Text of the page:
An internet search about treatment for mental illnesses quickly reveals that the pharmaceutical industry no longer reigns unquestioned about its promises and pursuits. The issue of side effects remains a big problem as does a lack of positive results. At the same time the field of psychiatry is undergoing a crisis of its own. In the words of Dr. Ronald Pies, Editor in Chief Emeritus of Psychiatric Times, “Charles Dickens might well say of American psychiatry, ‘These are the best of times and the worst of times.’”¹
Pies notes the current outcry “that psychiatry has abandoned its most fundamental and sacred obligation: to see the suffering patient as a whole person and not merely as a cerebral container in which a bunch of chemicals are sloshing around.” How does the “whole person,” one created spirit, soul, and body, tackle symptoms of schizophrenia? What will help, beyond psychiatry and pharmaceuticals?
In light of the ongoing revolution in attitudes about treatment, these are the best of times to consider more than medication alone. Perhaps a moderate approach is the best place to begin, with supplements and dietary changes that traditional and alternative practitioners can agree on. Considering the overwhelming number of supplements and conflicting studies about them (see earlier post, “Is Alternative Medicine A Safe Remedy for Schizophrenia?”), these recent findings point to alternatives and complements most of us would consider “safe” to investigate:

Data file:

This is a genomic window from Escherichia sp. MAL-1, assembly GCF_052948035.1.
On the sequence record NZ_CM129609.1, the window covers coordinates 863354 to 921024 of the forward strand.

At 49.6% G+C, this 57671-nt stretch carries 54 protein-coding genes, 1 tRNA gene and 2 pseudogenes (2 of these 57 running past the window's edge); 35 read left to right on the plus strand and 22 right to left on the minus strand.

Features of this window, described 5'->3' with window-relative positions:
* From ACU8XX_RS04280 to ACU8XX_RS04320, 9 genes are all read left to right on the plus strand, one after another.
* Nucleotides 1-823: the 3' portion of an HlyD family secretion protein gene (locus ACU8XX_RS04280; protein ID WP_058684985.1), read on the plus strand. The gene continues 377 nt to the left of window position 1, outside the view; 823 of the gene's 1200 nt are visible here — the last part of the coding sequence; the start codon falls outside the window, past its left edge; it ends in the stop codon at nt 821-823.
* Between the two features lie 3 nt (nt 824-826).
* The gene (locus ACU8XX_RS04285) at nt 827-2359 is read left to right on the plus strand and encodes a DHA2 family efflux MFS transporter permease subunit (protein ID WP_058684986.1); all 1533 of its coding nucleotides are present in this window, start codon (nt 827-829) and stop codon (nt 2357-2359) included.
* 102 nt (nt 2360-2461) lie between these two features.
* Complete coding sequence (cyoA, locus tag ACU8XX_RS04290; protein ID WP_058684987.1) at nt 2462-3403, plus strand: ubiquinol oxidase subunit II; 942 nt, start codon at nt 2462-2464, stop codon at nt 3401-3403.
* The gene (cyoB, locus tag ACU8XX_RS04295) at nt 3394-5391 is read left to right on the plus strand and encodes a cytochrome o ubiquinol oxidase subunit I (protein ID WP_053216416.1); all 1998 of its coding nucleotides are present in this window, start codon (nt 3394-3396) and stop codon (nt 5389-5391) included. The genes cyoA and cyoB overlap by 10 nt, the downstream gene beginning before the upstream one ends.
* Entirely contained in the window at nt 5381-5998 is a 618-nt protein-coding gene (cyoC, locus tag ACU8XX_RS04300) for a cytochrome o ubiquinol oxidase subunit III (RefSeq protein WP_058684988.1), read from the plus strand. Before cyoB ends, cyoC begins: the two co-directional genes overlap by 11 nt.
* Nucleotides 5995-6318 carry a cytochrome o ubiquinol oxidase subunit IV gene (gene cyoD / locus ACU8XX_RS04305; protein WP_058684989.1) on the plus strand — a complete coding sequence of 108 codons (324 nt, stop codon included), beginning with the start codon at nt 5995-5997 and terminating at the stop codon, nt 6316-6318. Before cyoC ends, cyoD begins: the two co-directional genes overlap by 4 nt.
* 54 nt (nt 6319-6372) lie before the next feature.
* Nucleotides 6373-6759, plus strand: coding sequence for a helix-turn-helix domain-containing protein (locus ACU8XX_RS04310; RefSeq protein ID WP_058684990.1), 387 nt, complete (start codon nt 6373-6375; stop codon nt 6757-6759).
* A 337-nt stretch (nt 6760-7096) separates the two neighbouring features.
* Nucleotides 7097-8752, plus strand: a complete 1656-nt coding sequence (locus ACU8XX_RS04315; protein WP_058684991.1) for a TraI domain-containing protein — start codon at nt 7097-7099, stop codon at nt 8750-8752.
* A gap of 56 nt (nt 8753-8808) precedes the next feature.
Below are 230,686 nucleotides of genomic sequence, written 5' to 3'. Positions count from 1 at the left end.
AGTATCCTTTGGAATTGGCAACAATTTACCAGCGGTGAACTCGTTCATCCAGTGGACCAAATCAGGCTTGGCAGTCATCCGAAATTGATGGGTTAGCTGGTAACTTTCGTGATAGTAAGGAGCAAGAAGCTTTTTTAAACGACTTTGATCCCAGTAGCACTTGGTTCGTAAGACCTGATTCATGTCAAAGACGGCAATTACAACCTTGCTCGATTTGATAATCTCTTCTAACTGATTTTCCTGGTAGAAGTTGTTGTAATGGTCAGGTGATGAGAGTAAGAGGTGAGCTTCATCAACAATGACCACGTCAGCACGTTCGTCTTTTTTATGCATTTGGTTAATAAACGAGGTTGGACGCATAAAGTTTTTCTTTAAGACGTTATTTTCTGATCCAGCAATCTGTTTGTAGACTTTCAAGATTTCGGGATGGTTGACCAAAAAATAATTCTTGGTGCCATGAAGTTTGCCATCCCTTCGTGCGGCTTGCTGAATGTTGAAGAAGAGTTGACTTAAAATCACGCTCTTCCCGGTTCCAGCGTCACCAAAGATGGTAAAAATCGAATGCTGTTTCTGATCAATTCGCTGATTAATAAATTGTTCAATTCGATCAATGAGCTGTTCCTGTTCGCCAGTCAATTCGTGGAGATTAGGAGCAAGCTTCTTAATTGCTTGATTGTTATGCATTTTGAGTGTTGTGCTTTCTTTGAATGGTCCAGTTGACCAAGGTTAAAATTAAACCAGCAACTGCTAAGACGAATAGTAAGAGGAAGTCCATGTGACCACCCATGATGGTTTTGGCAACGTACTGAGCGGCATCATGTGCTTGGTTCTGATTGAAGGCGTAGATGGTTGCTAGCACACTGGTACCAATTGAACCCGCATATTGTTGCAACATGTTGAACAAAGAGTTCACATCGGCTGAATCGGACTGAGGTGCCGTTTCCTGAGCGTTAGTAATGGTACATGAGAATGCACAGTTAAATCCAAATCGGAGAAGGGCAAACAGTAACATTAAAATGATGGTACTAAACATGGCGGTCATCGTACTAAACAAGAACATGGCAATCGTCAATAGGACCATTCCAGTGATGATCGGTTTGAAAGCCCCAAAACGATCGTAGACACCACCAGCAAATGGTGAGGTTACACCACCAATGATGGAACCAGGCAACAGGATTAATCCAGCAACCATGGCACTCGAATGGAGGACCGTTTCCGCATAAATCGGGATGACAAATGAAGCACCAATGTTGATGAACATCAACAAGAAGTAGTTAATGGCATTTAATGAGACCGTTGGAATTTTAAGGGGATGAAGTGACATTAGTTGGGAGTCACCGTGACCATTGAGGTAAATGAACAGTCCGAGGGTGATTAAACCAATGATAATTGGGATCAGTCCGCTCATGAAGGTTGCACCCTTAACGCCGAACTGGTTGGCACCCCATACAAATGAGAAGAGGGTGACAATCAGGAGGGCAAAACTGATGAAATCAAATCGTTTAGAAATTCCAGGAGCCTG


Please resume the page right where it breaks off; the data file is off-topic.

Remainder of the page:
• Fish oil being studied for its potential to help prevent psychosis in young adults at risk for schizophrenia. Researchers at several universities in the United States and Canada are participating in the study. According to Dr. Barbara Cornblatt, director of the Recognition and Prevention Program in New York, therapy with omega-3 fatty acid “could offer a natural alternative to the range of medications and therapies that we currently use.”² The National Institute of Mental Health supports the study.
• Acne antibiotic undergoing testing as treatment for psychotic symptoms in patients with schizophrenia. The National Institute for Health Research in the UK will begin a trial study of Minocycline after studies in Israel, Pakistan, and Brazil have already shown promising results. According to the UK news article authored by Jeremy Laurance of The Independent,³ scientists believe the “anti-inflammatory and neuroprotective effects” of the antibiotic might account for the drug’s positive effects.
• Deplin, a prescription form of the B vitamin folate, has helped improve the effects of antidepressants in patients with resistant depression. Folate undergoes conversion to L-methylfolate in our bodies, a form necessary to produce three neurotransmitters which affect mood: serotonin, dopamine, and epinephrine.4 Folic acid is the synthetic form of folate.
• Current research also shows that approximately 95% of serotonin levels are produced by the stomach, not the brain. The stomach and intestines, which produce neurotransmitters and hormones, have a nervous system which operates “independently of the brain.”5 New studies are focusing on links between the stomach and autism, Parkinson’s disease, and psychiatric conditions. The use of probiotics and consideration of diets related to food allergy and sensitivity are worth examining, in my opinion, if you have already noticed stomach and bowel problems.